Fluorides draw copper out of plumbing pipes, so our water contains copper. Boys and young men are at special risk of asthma and neurological dysfunction, leading to violent behavior, from excess copper absorption. The synergy of fluorides with other waste products in our water produces a most powerful toxin that increases risk of Alzheimer’s and and osteosarcoma (a type of cancer), again, especially in boys. Fluorides neutralize iodine, so that thyroid patients taking iodine medication suffer.

    Excessive fluoride causes fluorosis – white streaks on children’s teeth. So what is it doing to the rest of their bones? Children are most at risk from the toxic effects of fluoride, absorbing three times as much as adults do. Bottle-fed babies inevitably drink fluoride in their formula.

    This list of FAN’s excerpts from scientific literature argues that swallowing fluoride does little or nothing to stop formation of cavities. In other words, the correct way to use fluoride is by applying it directly to the teeth, as Prof. Zilberman suggests, in the dentist’s office. Not by making everyone swallow it.

    Again, from FAN: “Several studies indicate that dental decay is coming down just as fast, if not faster, in non-fluoridated industrialized countries as fluoridated ones (Diesendorf, 1986; Colquhoun, 1994; World Health Organization, Online).”
    http://www.greenprophet.com/2011/11/...know-about-it/

    Fluoride is added to 60 percent of US and 40 percent of Canadian tap water to reduce tooth decay. However, scientists say that actually swallowing this toxin offers virtually no dental advantage. According to recognized fluoride authority Hardy Limeback, DDS, head of Preventive Dentistry at the University of Toronto, fluOo ride's benefit derives from direct physical contact with a tooth's exterior.

    "You may as well swish with fluoridated tap water and spit it out. That's how it works," Limeback says.
    A dozen Nobel Prize-winning scientists have long warned of a link between fluoride and serious health problems. However, the late Dean Burk, PhD, former chief chemist at the National Cancer Institute, described fluoride's risk in the starkest terms. After cOo conducting the largest US fluoridation study in history, Burk concluded: "Fluoride causes more cancer, and causes it faster, than any other chemical." Fluoride is further linked to osteoporosis, hip frachlre, memory and neurological impairment and kidney disorders.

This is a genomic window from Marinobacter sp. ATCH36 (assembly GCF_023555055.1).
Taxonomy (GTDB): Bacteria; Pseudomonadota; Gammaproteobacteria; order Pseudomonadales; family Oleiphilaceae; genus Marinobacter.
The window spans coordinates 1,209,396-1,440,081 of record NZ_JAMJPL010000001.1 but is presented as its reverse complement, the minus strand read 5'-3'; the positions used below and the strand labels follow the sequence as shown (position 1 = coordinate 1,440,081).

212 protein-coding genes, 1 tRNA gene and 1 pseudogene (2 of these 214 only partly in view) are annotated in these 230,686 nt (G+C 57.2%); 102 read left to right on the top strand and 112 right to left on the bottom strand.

Federal law forbids the EPA from taking a public position for or against fluoride, but the EPA employees union is not similarly restricted. "Our union-comprising several hundred toxicologists, other scientists and lawyers-maintains its solid opposition to fluoridation," says J. William Hirzy, the union's senior vice-president.
    http://www.nofluoride.com/BetterNutrition_article.cfm

    Here's a site where you can check to see if your water supply is fluoridated
    http://thyroid.about.com/library/art...ridefinder.htm

    I appreciate your guy's input, but the argument; "well of course it's poisonous, but it's only a little poison", doesn't really make me feel any better about it.

    Also for anyone that's interested, do some research about bottled water that has a fluoride content of less than 0.2 ppm (or mg/L).

    Not trying to sway anyone who doesn't want to be swayed, but at least some of you are aware there's a possibility that it could be harmful where maybe you weren't before. Personally, I'll err on the side of caution on this one. Microwaves only emit a very small amount of radiation (less than cellphones even), but I still don't press my nose to it while it's on.
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    Quote Originally Posted by rob19 View Post
    It is proof that most people don't want it in their drinking water.
    No, not really. I doubt we can point to public opinion as the reason China doesn't fluoridate whereas India has so much industrial runoff they actually have to take fluoride out of the water. That right there is more than 37% of the world's population. In a lot of the poorer parts of the world it simply isn't a feasible solution from an infrastructure standpoint.

    Wonder how much truth there is to some of this

    http://www.greenprophet.com/2011/11/...know-about-it/